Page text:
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Spider-Man #1 Review: JJ & Henry Abrams Chart a Bold, New Direction

Spider-Man #1 cover

WARNING: The following article contains spoilers for Spider-Man #1 by J.J. Abrams, Henry Abrams, Sara Pichelli, Elisabetta D'Amico, Dave Stewart and VC's Joe Caramagna, on sale now.

Saving the day for over 50 years, Spider-Man has gone through all sorts of variations that reimagine the classic superhero. For Spider-Man #1, prolific filmmaker, J.J. Abrams, and his son Henry have teamed up with celebrated Spider-Man artist Sara Pichelli to craft a new comic book miniseries for their own bold vision of the flagship superhero outside of the continuity of the main Marvel Universe. In doing so, the team have created a solid, original approach to the tried-and-true web-slinger that promises a more personal kind of Spider-Man story.

Opening with Spider-Man facing a devastating new villain in Cadaverous, Peter Parker is brought back into the fight by his wife Mary Jane Watson before the wall-crawler endures a personal tragedy in the face of this unrelenting new enemy. From there, the perspective shifts for the majority of the debut issue to the young son of Peter and Mary Jane, Ben Parker, raised by Aunt May in Queens as he undergoes the trials and tribulations of high school and absent parents while having his own surprise brush with the superhero legacy of his father.

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What makes this new take on Spider-Man from Abrams and his own teenage son Henry especially poignant is that it quickly becomes clear that this new miniseries will be a meditation on the dynamic between fathers and sons. There is a lot of raw, unresolved emotion between the two Parkers in how they each cope with personal loss in their own respective -- and, at times, conflicting -- ways.

The web-slinging, requisite superhero action is there at the beginning and certainly promised to return in a big way as the story continues to unfold but the focus here is definitely on familial dynamics as Ben finds his own way through the expected turbulence of teenage life while managing to have some mischievous fun along the way.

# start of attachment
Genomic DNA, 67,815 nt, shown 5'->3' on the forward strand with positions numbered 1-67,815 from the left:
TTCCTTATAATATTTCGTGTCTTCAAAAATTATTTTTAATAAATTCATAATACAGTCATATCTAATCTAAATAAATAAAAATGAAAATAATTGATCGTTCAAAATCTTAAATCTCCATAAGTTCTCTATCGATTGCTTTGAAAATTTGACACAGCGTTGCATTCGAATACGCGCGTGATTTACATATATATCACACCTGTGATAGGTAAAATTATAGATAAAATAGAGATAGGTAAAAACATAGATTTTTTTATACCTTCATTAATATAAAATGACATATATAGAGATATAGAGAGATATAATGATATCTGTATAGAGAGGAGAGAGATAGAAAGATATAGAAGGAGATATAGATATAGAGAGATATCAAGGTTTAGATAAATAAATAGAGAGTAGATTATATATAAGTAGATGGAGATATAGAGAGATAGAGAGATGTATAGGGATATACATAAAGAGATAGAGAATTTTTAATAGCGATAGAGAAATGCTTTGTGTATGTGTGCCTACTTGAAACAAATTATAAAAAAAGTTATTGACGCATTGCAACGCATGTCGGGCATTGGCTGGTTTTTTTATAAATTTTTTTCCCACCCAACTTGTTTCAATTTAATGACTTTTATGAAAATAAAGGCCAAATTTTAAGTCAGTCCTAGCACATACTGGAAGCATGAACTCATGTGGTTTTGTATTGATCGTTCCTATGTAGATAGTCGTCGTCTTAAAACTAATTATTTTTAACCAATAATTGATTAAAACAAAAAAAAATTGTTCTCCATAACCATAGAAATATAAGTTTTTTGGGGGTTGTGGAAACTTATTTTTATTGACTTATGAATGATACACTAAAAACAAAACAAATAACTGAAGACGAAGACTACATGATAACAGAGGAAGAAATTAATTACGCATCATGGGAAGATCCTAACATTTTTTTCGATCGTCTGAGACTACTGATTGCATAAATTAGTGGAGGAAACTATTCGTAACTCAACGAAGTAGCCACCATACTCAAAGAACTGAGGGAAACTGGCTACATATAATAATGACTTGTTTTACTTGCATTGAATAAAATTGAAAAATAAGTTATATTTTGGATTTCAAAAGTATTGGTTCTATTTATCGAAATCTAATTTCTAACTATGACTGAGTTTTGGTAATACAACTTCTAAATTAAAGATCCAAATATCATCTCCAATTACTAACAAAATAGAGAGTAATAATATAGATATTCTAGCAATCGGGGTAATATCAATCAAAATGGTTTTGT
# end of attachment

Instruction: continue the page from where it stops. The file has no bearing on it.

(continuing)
Much of the senior Abrams' film work has used fantastical premises as the backdrop for exploring the ennui and inner workings of family life. Mission: Impossible III explored spouses and romantic partners learning to trust each other with their deepest secrets. The first two rebooted Star Trek films were about an unlikely family coming together and navigating their interpersonal relationships while boldly going where no one had gone before.

But the Abrams' film that informs this new superhero story the most is Super 8, following a young boy discovering an extraterrestrial visitor shortly after the tragic loss of his mother. And, of course, it is hard not to ascribe J.J. and Henry's own potential dynamic, with Peter often on the road for work during Ben's most formative years, not unlike the career demands of the senior Abrams potentially keeping him apart from his son.

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Pichelli, one of the most acclaimed artists in Marvel Comics' bullpen and the co-creator of Miles Morales, is no stranger to bringing superhero action sequences to explosive life and more than delivers on that count, joined by inking assistant Elisabetta D'Amico and color artist Dave Stewart. However, here, Pichelli really focuses on selling the emotion of the story's leads as the true nature of the miniseries comes to the fore following tragedy and a time jump. Pichelli delivers the heartbreaking alienation and teenage frustration constantly simmering under the surface in Ben, while this vision of Peter Parker is a broken man, inside and out. And there is a menace to Cadaverous that is unlike Pichelli's previous work, making him a particularly terrifying and personal villain to this side of the Marvel Multiverse.

The Abrams' take on Spider-Man is off to a strong start in this surprisingly emotional and bold approach to the iconic superhero. With the father-son dynamic and exploration of familial loss serving as the raw heartbeat of the story, the material is truly elevated by the work of Sara Pichelli and the rest of the art team to blend teen drama and superhero action into a coming-of-age story unlike any other Peter Parker and the familiar supporting cast has seen so far.

In doing so, the miniseries promises to be a fresh take on the venerable character, with plenty of heart to propel it to new heights.

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